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After a long battle with cancer, we are deeply saddened that our friend and colleague from the Department of Experimental Psychology, Mark Stokes, passed away on 13 January.

Photo of Mark Stokes against a textured blue background

An Associate Professor in Cognitive Neuroscience, Mark joined Oxford in 2007 when he was elected to a Junior Research Fellowship at St John's College Oxford, working on attention and memory with Kia Nobre in the Brain and Cognition Laboratory. He was awarded an MRC Career Development Fellowship in 2012 to explore the neural basis of selective inhibition as a principal investigator in Psychiatry and Experimental Psychology. He was also awarded the title of University Research Lecturer and elected to a Science Research Fellowship at St John's College. 

Mark had moved to the UK in 2004 from Australia, where he was an undergraduate at the University of Melbourne, and completed a PhD at the University of Cambridge.

Professor Kia Nobre has written in tribute:

"It is with a broken heart that I write to let you know that our dear colleague and friend, Mark Stokes passed away around 7:00pm on 13 January at Sobell House. Mark spent his last days lucidly and courageously in harmony, tenderness, and love with his family members. 

"Mark battled his vicious cancer for longer than all odds. In his final days, he reflected he was happy with what he managed to achieve in the time. He spent sunny joyous times travelling and hanging out with his young children, planting fertile seeds for future memories.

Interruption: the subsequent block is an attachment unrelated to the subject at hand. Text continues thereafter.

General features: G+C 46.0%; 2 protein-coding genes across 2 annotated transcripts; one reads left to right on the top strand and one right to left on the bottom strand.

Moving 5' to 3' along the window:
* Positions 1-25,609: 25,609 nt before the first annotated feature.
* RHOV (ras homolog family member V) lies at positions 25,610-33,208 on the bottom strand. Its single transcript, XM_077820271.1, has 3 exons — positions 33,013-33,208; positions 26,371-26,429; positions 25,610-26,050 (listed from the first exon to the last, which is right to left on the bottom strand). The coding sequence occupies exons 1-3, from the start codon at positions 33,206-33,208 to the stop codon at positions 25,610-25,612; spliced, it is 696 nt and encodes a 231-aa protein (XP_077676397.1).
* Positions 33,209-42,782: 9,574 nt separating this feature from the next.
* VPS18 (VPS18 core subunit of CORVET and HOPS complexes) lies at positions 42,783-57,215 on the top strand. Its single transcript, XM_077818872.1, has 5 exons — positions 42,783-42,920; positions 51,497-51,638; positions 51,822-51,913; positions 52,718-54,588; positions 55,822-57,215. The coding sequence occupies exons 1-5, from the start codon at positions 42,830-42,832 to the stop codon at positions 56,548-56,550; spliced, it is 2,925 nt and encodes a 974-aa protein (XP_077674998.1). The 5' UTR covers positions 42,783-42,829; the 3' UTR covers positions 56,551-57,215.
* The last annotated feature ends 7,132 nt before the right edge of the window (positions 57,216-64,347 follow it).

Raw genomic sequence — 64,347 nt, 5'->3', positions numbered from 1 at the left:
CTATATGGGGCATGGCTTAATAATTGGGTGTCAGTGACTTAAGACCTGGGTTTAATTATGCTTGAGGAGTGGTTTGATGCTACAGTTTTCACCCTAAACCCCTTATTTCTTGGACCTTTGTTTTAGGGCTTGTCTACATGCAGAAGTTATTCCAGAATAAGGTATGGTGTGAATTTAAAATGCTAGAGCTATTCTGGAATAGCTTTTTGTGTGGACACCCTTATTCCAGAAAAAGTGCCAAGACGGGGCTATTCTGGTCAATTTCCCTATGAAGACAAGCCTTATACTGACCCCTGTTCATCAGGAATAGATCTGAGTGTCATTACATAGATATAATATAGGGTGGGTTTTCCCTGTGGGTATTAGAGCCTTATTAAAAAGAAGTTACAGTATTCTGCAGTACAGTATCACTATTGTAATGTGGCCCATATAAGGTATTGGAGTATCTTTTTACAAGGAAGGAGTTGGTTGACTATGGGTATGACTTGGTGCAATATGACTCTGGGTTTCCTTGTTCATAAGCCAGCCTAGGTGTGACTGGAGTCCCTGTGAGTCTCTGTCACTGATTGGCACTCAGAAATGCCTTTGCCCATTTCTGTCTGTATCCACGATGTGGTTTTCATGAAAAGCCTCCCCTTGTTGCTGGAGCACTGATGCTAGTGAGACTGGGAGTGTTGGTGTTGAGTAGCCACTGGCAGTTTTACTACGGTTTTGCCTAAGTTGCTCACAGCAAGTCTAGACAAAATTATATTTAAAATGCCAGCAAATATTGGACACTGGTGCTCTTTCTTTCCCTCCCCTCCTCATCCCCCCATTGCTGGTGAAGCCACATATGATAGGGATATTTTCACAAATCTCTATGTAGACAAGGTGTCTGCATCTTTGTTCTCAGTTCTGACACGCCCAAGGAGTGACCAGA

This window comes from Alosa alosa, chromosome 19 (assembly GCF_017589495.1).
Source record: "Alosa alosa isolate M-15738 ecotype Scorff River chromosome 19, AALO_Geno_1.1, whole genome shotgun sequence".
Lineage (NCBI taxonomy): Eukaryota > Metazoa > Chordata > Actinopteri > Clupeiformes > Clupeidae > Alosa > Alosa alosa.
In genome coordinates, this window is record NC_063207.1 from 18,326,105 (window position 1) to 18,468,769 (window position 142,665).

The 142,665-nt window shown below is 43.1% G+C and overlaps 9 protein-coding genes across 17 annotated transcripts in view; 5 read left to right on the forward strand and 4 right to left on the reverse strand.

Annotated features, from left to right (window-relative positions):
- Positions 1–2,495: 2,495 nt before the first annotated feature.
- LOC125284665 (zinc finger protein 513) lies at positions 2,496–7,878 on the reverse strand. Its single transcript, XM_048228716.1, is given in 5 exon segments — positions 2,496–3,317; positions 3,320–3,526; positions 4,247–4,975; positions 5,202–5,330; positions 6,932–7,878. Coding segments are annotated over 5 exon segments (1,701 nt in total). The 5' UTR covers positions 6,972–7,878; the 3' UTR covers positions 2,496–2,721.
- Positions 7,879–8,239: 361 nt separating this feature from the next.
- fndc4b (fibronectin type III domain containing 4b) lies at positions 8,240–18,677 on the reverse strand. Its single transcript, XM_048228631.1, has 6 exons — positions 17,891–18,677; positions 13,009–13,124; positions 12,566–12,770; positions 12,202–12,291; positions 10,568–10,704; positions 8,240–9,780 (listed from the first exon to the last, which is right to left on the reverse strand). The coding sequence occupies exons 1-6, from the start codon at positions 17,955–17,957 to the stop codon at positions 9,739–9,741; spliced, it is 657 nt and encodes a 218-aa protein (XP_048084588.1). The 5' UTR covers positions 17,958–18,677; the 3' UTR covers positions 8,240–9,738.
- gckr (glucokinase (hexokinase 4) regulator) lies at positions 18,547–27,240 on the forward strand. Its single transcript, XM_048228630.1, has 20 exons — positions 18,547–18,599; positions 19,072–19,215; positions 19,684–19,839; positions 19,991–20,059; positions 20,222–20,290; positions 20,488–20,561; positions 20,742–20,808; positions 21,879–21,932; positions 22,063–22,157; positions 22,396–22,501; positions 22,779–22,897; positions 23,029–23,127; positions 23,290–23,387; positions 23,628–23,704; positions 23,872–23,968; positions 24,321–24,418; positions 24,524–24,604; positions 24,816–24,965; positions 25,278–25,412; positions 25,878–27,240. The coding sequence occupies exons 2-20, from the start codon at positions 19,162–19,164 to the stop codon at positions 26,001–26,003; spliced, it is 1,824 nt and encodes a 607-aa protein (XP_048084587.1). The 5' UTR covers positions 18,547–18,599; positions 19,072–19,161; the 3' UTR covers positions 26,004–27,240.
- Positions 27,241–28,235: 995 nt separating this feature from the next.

"Mark worked on the foundations of cognition and changed how we think. In his casual understated way, he combined broad scholarship, deep inquisitiveness, and gifted craftsmanship to shift understanding beyond established tenets and open new spaces for exploration. His work unshackled working memory from its static representational explanation as the consistent firing of neurons and created dynamic functional possibilities with synaptic plasticity, silent coding, and future-facing states.  

"Mark’s pioneering spirit of enquiry was contagious. He brought all along with his brimming curiosity, sharp analyses, probing questions, and alternative perspectives and with his good humour, friendly banter, caring attentiveness, and a twinkle in his eyes. He made us better scientists and better people. 

"He left us too soon. Now, it is up to us to carry his vital brilliance and warmth forward."


Please follow the link below to read the news on the NIHR BRC website.